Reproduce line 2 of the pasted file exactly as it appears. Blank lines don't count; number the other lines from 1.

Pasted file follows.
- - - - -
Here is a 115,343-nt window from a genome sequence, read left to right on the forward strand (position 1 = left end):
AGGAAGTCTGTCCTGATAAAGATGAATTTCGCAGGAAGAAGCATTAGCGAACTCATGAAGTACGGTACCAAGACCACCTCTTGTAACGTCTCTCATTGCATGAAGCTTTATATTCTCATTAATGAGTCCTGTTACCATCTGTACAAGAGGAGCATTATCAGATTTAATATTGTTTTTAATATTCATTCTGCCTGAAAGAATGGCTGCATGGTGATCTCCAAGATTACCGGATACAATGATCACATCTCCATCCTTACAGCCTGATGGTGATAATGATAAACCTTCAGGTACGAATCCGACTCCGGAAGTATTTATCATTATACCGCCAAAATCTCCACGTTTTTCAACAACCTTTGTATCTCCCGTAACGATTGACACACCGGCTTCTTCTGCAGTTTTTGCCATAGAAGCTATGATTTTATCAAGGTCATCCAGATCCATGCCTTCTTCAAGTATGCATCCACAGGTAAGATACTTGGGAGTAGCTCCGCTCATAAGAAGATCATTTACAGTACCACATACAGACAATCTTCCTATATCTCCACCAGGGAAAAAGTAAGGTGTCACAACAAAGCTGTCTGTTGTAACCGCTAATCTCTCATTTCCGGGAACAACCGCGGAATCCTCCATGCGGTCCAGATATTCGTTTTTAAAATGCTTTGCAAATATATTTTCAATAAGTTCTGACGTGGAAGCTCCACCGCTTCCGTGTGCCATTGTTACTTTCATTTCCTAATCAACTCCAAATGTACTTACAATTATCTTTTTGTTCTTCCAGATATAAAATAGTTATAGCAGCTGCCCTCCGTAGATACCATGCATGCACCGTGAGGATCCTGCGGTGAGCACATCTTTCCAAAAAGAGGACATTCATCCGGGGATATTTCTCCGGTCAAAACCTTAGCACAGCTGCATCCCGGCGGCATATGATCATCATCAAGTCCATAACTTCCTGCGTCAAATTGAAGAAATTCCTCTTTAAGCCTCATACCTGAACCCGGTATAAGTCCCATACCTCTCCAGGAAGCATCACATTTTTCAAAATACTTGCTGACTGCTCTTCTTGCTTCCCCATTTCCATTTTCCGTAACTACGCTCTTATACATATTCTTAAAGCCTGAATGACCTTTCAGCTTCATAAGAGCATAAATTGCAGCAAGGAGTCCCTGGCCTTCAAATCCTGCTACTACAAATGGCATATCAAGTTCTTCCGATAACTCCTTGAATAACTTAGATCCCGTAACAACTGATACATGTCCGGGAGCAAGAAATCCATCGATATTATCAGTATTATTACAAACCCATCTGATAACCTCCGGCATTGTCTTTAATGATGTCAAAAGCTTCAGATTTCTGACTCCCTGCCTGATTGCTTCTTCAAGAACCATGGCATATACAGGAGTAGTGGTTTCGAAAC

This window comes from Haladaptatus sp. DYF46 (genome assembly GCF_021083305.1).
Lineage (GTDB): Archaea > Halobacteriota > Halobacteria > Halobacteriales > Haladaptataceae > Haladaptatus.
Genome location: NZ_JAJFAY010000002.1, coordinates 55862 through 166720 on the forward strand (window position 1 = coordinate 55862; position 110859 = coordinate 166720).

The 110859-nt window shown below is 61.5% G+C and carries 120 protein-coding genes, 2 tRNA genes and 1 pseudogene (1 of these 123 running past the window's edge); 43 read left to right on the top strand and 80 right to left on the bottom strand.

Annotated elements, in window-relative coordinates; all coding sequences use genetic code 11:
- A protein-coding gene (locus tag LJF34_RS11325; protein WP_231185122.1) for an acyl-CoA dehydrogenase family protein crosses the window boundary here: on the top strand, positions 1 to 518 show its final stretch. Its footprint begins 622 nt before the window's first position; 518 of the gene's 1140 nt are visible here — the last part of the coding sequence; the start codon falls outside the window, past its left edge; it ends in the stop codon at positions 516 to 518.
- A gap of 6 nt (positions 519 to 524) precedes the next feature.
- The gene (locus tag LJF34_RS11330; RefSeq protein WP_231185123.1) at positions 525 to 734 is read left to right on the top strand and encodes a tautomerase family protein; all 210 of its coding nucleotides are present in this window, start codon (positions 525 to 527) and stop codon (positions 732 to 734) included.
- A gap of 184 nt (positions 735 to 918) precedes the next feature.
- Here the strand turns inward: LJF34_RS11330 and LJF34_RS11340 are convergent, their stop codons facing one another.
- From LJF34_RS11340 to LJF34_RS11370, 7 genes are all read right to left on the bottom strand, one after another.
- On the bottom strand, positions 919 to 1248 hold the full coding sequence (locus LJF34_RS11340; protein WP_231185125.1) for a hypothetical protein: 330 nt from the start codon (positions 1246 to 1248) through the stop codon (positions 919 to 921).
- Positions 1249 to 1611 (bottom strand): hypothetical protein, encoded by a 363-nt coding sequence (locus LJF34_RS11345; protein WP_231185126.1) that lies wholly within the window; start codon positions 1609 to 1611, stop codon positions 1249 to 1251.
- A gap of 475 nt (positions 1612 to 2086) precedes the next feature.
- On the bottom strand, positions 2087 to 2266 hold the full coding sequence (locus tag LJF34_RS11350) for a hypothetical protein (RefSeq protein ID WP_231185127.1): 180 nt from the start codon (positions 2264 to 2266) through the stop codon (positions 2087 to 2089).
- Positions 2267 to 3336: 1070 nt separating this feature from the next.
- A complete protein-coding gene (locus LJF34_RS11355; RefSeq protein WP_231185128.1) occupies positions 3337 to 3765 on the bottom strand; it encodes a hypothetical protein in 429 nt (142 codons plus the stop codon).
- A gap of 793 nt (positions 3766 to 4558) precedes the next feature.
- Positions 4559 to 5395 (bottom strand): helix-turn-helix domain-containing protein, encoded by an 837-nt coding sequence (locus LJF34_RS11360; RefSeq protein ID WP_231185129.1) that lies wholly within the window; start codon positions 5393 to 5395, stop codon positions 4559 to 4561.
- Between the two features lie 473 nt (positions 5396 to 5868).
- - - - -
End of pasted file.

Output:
AGGAAGTCTGTCCTGATAAAGATGAATTTCGCAGGAAGAAGCATTAGCGAACTCATGAAGTACGGTACCAAGACCACCTCTTGTAACGTCTCTCATTGCATGAAGCTTTATATTCTCATTAATGAGTCCTGTTACCATCTGTACAAGAGGAGCATTATCAGATTTAATATTGTTTTTAATATTCATTCTGCCTGAAAGAATGGCTGCATGGTGATCTCCAAGATTACCGGATACAATGATCACATCTCCATCCTTACAGCCTGATGGTGATAATGATAAACCTTCAGGTACGAATCCGACTCCGGAAGTATTTATCATTATACCGCCAAAATCTCCACGTTTTTCAACAACCTTTGTATCTCCCGTAACGATTGACACACCGGCTTCTTCTGCAGTTTTTGCCATAGAAGCTATGATTTTATCAAGGTCATCCAGATCCATGCCTTCTTCAAGTATGCATCCACAGGTAAGATACTTGGGAGTAGCTCCGCTCATAAGAAGATCATTTACAGTACCACATACAGACAATCTTCCTATATCTCCACCAGGGAAAAAGTAAGGTGTCACAACAAAGCTGTCTGTTGTAACCGCTAATCTCTCATTTCCGGGAACAACCGCGGAATCCTCCATGCGGTCCAGATATTCGTTTTTAAAATGCTTTGCAAATATATTTTCAATAAGTTCTGACGTGGAAGCTCCACCGCTTCCGTGTGCCATTGTTACTTTCATTTCCTAATCAACTCCAAATGTACTTACAATTATCTTTTTGTTCTTCCAGATATAAAATAGTTATAGCAGCTGCCCTCCGTAGATACCATGCATGCACCGTGAGGATCCTGCGGTGAGCACATCTTTCCAAAAAGAGGACATTCATCCGGGGATATTTCTCCGGTCAAAACCTTAGCACAGCTGCATCCCGGCGGCATATGATCATCATCAAGTCCATAACTTCCTGCGTCAAATTGAAGAAATTCCTCTTTAAGCCTCATACCTGAACCCGGTATAAGTCCCATACCTCTCCAGGAAGCATCACATTTTTCAAAATACTTGCTGACTGCTCTTCTTGCTTCCCCATTTCCATTTTCCGTAACTACGCTCTTATACATATTCTTAAAGCCTGAATGACCTTTCAGCTTCATAAGAGCATAAATTGCAGCAAGGAGTCCCTGGCCTTCAAATCCTGCTACTACAAATGGCATATCAAGTTCTTCCGATAACTCCTTGAATAACTTAGATCCCGTAACAACTGATACATGTCCGGGAGCAAGAAATCCATCGATATTATCAGTATTATTACAAACCCATCTGATAACCTCCGGCATTGTCTTTAATGATGTCAAAAGCTTCAGATTTCTGACTCCCTGCCTGATTGCTTCTTCAAGAACCATGGCATATACAGGAGTAGTGGTTTCGAAAC